Which fares increase in January?
Government policy affects all train fares, either through regulated fares or through the payments it receives from train companies. Train companies paid the government more than £840million net last year, helping government to support the biggest investment in our railway since Victorian times.
Around 40 per cent of rail fares are 'regulated', including Season tickets on most commuter journeys, some Off-Peak return tickets on long distance journeys and Anytime tickets around major cities. The government uses July's Retail Prices Index (RPI) measure of inflation to determine the increase in the price of these fares.
Regarding 'unregulated' fares: some fares may go up, many will stay the same and some will reduce in price. Discounting by train companies has contributed to passenger numbers more than doubling in the last 20 years. There were 1.76 billion journeys on our railway last year (2018-19) - a record high. That's more than 4.7 million journeys a day on average.
On 2 January 2019, rail fares rose on average by 3.1 per cent. Read our press release about the 2019 rail fares.
Where does the money from my fare go?
Money from fares fuels Britain's railway, a vital public service delivered in partnership with the private sector. The partnership railway connects workers to jobs, businesses to markets, and people to their families and friends. Combined with private investment and government support, this money is enabling unprecedented improvements now and in the long-term, with new trains, better services and improved stations connecting communities and driving growth across the country.
On average, around 98p in every £1 from fares goes back into running and maintaining services.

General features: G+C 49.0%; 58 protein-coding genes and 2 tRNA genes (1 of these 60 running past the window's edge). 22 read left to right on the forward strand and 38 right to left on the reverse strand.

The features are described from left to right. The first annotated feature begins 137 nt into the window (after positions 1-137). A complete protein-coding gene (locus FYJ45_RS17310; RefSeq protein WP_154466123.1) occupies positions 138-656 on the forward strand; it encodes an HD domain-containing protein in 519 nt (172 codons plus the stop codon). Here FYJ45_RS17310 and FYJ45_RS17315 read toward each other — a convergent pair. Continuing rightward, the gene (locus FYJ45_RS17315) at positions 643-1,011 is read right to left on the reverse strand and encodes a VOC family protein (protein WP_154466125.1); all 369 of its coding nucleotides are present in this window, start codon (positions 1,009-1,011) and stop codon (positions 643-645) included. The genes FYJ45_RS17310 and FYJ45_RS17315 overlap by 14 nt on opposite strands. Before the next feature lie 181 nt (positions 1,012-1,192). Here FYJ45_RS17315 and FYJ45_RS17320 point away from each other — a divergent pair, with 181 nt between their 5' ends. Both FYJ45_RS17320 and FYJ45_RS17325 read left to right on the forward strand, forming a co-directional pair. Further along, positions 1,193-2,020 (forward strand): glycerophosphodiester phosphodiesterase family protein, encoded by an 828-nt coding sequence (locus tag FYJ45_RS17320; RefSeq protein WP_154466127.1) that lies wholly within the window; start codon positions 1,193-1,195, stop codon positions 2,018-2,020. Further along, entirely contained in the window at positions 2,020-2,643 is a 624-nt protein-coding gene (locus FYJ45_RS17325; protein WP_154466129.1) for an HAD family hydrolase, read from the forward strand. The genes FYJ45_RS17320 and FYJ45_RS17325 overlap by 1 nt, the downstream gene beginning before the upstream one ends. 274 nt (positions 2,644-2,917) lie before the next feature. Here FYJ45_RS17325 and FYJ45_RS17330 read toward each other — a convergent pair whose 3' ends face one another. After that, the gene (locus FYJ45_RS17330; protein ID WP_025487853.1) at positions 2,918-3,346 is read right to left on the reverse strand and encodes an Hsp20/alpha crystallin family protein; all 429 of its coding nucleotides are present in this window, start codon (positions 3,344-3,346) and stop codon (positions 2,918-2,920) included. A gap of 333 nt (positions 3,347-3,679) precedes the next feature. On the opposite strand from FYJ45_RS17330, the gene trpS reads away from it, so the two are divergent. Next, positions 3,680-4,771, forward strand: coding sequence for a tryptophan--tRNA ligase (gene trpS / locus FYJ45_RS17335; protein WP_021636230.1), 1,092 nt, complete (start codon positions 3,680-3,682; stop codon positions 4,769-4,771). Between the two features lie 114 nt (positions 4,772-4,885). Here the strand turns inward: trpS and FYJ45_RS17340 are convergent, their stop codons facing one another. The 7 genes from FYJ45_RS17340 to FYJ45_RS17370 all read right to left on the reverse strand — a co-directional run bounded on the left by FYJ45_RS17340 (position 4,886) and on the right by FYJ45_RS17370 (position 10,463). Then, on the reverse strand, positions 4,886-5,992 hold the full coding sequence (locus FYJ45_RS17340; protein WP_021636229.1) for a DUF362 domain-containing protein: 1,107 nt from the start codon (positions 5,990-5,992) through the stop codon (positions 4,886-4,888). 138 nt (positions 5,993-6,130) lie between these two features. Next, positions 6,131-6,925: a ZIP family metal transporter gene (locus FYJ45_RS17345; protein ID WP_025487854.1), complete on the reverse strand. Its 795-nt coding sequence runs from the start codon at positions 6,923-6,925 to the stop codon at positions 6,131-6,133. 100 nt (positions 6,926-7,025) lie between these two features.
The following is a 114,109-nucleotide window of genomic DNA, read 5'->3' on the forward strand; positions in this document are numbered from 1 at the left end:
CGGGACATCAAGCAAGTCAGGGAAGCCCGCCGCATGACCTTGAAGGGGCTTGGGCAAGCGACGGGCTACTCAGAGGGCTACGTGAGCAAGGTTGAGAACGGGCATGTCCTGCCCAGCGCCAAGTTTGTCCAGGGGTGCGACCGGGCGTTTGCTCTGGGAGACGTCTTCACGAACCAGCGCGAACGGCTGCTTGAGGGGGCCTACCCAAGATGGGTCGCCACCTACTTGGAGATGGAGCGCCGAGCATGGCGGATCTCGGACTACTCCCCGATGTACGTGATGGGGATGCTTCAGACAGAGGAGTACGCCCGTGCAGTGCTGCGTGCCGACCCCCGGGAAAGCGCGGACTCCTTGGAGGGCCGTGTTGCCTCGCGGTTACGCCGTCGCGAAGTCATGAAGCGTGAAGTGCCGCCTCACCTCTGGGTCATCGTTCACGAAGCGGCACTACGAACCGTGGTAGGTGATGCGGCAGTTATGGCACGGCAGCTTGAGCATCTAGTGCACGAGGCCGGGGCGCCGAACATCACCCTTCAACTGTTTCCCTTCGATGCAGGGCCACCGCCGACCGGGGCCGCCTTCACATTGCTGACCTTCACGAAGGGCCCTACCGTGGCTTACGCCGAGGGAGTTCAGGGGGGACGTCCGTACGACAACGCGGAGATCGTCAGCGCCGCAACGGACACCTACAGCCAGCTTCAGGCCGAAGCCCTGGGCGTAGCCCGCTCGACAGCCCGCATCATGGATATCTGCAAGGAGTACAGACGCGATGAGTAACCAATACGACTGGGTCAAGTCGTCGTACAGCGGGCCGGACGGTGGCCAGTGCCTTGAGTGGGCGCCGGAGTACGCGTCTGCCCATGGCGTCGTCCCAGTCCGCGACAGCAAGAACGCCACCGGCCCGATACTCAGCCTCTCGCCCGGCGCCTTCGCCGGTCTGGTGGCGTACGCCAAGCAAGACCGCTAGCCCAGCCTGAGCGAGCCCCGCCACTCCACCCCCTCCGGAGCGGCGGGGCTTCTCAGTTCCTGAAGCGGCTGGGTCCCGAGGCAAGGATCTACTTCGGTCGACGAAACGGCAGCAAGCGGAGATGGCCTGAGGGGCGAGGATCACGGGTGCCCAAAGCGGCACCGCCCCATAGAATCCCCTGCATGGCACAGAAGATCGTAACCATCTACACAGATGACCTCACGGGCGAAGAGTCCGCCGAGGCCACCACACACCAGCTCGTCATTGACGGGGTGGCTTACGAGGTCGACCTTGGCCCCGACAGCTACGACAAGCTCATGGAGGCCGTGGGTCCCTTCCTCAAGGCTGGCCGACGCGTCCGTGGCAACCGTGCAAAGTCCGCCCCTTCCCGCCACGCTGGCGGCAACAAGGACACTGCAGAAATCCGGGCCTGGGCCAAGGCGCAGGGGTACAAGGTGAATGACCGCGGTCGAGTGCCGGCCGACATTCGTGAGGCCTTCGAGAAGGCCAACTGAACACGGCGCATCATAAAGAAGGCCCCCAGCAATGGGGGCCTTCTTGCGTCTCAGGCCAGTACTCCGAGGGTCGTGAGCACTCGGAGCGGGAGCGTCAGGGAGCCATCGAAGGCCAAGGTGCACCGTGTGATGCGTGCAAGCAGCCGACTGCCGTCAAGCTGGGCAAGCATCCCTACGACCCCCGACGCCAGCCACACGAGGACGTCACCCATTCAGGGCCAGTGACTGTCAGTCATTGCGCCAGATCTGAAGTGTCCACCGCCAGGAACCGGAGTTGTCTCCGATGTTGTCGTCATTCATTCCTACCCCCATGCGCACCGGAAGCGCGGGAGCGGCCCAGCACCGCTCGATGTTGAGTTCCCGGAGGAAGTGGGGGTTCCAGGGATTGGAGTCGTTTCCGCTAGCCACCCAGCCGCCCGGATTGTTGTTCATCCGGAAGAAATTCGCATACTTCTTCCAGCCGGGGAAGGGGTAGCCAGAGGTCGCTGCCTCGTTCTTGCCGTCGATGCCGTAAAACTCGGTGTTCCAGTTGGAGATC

Everyone in the railway works hard to get more out of every pound it receives and spends, to make passengers’ and taxpayers’ money go further to help to build a better railway.
The vast majority of revenue from fares covers the costs of services - for example paying for trains, fuel, staff and other day-to-day running costs - and helps to sustain investment in more trains, better stations and faster journeys.
For more detail, see ORR's report UK rail industry financial information 2017 to 2018 (issued January 2019).
How much have rail fares risen over the years?
At around £5.46, the average price paid for a single journey is less now in real terms than it was ten years ago.
The average price paid per journey on a Season ticket has fallen in real terms by 15.1 per cent since 1999-2000.
Why is getting the right ticket so complicated?
We agree! So Britain’s rail companies, together with Transport Focus, ran a national consultation over the summer of 2018 to seek ‘root and branch reform’ of fares and ticketing regulation - and nearly 20,000 people responded. Find out more about our 'Easier Fares; proposals to government.
How can I travel for less?
Finding a good value train ticket is easier than ever, with online tools and a great range of discounts available. The National Rail Enquiries website has a five point plan to to help you get the best deal for your journey.
To find out the cost of your Season ticket, as well as the average cost per journey, go to the NRE season ticket calculator.
How do rail fares here compare with the rest of Europe?
Research published by the independent watchdog Transport Focus shows that while Britain had relatively high fares for some types of journeys compared to other countries in Europe, it also found that we have some of the lowest ticket prices for long distance journeys with operators now selling more and more cheap tickets.
Britain has Europe's fastest growing railway. UK passenger journey growth since 1997-98 has outstripped France, Germany and Spain. According to the most recent EU Commission survey, rail customers in the UK were more satisfied than those of any other major European railway.